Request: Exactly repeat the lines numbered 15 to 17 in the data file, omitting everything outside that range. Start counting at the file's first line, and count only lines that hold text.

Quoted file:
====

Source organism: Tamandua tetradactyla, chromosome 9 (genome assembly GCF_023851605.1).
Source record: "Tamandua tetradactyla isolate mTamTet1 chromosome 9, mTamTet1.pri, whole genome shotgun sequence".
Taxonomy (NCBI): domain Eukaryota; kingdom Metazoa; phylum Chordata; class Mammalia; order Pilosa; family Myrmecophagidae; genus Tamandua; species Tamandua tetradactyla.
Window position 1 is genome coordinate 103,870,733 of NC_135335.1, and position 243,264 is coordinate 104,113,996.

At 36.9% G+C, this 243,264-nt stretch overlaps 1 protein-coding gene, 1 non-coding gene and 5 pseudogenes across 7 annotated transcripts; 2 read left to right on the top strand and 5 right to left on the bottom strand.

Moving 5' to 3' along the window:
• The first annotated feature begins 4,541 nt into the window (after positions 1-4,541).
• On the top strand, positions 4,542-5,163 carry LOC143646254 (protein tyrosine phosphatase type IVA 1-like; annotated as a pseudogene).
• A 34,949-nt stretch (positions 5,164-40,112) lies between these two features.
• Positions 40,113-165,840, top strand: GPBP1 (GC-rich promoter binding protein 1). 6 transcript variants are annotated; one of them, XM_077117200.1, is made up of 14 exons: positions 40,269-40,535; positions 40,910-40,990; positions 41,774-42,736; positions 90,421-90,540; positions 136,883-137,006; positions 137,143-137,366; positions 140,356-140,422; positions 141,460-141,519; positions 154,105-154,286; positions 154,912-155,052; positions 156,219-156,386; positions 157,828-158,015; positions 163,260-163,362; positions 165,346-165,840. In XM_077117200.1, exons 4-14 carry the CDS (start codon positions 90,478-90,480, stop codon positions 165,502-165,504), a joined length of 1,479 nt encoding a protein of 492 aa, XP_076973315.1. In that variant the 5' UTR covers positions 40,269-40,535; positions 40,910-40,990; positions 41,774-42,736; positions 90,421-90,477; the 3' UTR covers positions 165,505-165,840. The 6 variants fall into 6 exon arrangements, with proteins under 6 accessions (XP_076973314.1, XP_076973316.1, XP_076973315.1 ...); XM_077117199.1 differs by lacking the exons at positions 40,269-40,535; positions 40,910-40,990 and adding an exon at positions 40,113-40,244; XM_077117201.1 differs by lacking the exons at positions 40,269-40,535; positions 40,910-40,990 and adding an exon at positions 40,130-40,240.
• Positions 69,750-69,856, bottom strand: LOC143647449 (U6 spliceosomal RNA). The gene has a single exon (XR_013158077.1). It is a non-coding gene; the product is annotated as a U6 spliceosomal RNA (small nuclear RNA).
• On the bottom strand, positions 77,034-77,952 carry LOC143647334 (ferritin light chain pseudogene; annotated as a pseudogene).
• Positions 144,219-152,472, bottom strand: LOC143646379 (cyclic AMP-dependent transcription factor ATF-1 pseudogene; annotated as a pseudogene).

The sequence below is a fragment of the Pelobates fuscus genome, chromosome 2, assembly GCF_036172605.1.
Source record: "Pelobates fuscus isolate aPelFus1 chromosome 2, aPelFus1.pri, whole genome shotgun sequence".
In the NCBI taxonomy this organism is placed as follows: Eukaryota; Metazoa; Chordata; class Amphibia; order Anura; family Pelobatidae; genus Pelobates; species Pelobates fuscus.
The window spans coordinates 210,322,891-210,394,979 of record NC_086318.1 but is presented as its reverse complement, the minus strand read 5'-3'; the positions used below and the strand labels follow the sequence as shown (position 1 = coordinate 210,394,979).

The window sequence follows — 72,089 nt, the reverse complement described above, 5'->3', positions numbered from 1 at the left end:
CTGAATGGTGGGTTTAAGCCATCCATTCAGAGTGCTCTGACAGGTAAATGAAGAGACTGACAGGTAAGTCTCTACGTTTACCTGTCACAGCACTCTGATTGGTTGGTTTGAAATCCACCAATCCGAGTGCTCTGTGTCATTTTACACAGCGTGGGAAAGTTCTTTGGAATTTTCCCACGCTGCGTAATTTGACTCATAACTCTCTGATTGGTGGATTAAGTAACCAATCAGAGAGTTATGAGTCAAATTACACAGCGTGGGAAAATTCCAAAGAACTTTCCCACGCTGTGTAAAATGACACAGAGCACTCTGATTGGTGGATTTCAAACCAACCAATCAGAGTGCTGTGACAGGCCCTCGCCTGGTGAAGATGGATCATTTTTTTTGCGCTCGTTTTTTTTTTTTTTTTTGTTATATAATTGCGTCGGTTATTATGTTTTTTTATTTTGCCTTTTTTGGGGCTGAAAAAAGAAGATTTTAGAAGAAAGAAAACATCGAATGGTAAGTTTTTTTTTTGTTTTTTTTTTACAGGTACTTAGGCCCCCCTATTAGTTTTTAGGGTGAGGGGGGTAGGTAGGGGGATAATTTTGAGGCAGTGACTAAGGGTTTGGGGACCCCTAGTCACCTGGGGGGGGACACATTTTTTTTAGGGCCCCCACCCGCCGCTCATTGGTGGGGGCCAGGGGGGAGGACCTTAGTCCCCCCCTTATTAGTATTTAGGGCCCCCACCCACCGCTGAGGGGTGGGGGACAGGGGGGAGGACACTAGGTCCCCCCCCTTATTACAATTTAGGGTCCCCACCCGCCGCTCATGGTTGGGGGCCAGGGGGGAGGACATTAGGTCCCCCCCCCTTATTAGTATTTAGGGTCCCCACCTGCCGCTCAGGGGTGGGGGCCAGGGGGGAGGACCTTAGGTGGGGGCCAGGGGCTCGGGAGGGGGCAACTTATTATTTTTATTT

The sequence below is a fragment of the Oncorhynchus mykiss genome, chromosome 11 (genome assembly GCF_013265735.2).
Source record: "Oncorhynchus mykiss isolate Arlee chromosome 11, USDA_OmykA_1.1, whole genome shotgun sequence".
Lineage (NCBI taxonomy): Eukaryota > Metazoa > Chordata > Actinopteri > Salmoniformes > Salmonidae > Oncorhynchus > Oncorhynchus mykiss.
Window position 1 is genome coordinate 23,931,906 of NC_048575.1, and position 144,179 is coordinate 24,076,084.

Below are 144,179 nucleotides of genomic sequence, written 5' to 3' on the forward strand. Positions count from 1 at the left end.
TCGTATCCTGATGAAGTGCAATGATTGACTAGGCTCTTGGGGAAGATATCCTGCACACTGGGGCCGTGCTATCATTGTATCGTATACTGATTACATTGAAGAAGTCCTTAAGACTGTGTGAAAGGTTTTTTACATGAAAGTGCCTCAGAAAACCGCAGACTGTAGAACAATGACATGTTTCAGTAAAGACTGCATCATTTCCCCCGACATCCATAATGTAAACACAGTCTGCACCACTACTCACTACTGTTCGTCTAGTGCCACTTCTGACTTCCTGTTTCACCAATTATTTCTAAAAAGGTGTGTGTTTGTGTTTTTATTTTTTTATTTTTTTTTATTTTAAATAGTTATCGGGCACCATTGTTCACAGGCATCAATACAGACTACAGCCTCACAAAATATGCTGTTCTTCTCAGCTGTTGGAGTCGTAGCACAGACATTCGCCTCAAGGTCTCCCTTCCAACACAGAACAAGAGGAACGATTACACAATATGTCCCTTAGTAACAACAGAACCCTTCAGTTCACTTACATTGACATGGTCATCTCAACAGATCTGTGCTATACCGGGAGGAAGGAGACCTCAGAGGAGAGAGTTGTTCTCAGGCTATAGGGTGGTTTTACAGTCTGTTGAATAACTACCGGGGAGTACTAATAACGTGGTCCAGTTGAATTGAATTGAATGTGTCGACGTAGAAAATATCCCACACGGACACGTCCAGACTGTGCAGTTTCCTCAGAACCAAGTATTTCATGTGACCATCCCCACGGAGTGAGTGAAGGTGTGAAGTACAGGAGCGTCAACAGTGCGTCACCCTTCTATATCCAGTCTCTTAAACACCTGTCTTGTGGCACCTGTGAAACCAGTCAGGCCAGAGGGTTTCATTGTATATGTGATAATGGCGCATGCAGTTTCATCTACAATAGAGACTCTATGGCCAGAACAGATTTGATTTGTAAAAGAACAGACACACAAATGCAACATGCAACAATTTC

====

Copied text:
Source record: "Pelobates fuscus isolate aPelFus1 chromosome 2, aPelFus1.pri, whole genome shotgun sequence".
In the NCBI taxonomy this organism is placed as follows: Eukaryota; Metazoa; Chordata; class Amphibia; order Anura; family Pelobatidae; genus Pelobates; species Pelobates fuscus.
The window spans coordinates 210,322,891-210,394,979 of record NC_086318.1 but is presented as its reverse complement, the minus strand read 5'-3'; the positions used below and the strand labels follow the sequence as shown (position 1 = coordinate 210,394,979).